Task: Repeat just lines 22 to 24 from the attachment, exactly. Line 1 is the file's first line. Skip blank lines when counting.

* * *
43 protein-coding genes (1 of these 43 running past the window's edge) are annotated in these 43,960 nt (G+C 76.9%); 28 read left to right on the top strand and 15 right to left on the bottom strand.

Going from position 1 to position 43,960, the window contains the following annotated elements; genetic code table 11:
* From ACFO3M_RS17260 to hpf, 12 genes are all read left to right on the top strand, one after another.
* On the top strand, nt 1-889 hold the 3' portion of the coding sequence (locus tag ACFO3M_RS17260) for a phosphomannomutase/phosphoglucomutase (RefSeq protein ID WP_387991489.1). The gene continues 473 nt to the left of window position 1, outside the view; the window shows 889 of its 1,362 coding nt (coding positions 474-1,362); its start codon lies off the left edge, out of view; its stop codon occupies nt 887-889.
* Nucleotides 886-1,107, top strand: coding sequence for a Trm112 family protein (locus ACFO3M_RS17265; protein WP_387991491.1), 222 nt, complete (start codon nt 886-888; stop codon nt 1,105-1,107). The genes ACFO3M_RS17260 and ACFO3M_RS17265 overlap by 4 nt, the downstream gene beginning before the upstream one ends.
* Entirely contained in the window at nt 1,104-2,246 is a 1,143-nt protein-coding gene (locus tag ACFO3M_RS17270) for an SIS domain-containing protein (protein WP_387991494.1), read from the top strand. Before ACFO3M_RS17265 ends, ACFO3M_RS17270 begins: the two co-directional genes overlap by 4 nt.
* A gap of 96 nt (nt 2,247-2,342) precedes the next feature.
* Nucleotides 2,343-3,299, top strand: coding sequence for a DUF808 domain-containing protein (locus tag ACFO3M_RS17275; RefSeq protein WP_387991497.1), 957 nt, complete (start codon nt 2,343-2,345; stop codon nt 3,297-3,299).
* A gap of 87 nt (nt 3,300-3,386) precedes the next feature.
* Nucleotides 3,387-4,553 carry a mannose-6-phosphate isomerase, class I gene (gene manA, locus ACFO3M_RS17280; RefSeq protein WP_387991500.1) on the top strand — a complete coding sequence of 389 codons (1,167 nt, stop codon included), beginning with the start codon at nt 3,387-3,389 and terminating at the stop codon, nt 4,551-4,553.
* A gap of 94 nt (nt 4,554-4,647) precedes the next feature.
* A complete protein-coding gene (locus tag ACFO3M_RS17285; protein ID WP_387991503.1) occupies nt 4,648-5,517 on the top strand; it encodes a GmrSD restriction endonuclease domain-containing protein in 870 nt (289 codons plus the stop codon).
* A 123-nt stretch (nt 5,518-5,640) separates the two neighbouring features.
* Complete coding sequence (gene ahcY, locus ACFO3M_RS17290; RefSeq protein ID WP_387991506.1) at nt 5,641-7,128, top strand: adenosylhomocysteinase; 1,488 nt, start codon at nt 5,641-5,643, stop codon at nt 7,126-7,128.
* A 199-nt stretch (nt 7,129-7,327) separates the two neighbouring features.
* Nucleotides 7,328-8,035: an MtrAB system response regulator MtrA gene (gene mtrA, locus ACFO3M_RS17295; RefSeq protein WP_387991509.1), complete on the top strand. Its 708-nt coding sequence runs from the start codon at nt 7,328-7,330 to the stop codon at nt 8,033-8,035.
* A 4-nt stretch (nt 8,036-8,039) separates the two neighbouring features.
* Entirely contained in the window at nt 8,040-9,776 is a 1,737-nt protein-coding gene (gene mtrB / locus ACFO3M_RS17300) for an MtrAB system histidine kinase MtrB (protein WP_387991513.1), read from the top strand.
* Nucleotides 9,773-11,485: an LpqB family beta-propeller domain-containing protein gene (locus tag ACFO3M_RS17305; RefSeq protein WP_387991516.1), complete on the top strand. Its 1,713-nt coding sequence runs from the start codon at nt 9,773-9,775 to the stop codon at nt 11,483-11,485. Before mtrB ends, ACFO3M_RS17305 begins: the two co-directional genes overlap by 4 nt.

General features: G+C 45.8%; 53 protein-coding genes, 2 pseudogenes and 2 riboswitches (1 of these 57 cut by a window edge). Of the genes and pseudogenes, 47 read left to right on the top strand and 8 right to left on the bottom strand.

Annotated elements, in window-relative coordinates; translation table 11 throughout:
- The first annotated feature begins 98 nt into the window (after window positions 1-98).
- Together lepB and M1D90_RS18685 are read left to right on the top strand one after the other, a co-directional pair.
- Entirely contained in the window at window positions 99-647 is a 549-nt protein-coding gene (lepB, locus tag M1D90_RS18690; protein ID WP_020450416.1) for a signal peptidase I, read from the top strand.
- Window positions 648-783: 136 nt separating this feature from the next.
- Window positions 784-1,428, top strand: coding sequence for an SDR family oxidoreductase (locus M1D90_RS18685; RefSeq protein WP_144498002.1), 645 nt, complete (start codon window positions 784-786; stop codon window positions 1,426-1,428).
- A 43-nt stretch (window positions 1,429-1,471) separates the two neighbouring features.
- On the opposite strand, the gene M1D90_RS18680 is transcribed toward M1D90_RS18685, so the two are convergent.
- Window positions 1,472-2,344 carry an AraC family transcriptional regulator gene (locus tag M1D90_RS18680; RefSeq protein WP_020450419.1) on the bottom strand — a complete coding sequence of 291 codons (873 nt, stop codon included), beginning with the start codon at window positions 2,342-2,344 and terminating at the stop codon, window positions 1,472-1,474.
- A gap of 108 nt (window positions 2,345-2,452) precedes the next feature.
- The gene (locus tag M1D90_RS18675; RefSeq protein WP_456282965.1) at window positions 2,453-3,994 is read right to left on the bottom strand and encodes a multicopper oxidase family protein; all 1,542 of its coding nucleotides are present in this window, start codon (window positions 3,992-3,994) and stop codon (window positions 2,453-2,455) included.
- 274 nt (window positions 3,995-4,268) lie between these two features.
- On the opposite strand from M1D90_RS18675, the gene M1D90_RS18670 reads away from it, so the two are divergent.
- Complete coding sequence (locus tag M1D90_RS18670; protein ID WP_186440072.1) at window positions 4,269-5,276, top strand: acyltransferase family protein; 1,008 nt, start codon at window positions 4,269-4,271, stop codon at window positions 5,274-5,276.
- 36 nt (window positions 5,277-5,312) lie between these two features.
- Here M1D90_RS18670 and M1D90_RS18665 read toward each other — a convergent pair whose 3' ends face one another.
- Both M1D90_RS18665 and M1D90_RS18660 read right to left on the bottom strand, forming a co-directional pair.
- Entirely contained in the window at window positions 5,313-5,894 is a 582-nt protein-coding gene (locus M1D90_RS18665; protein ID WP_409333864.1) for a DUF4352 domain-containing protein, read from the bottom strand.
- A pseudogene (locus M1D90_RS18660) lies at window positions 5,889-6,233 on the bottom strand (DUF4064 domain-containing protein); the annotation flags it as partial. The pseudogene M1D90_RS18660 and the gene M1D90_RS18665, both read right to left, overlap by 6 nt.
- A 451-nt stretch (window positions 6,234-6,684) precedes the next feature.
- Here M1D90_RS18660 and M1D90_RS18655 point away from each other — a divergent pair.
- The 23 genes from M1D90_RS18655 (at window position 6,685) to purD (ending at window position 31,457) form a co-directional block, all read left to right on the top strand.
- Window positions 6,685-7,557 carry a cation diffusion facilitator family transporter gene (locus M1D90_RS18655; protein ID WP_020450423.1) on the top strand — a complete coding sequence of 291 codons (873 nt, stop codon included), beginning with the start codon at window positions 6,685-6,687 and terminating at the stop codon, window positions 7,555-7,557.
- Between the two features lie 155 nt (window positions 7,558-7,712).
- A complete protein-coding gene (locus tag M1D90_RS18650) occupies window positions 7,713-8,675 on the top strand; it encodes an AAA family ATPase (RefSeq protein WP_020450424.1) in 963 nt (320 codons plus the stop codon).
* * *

- The first annotated feature begins 98 nt into the window (after window positions 1-98).
- Together lepB and M1D90_RS18685 are read left to right on the top strand one after the other, a co-directional pair.
- Entirely contained in the window at window positions 99-647 is a 549-nt protein-coding gene (lepB, locus tag M1D90_RS18690; protein ID WP_020450416.1) for a signal peptidase I, read from the top strand.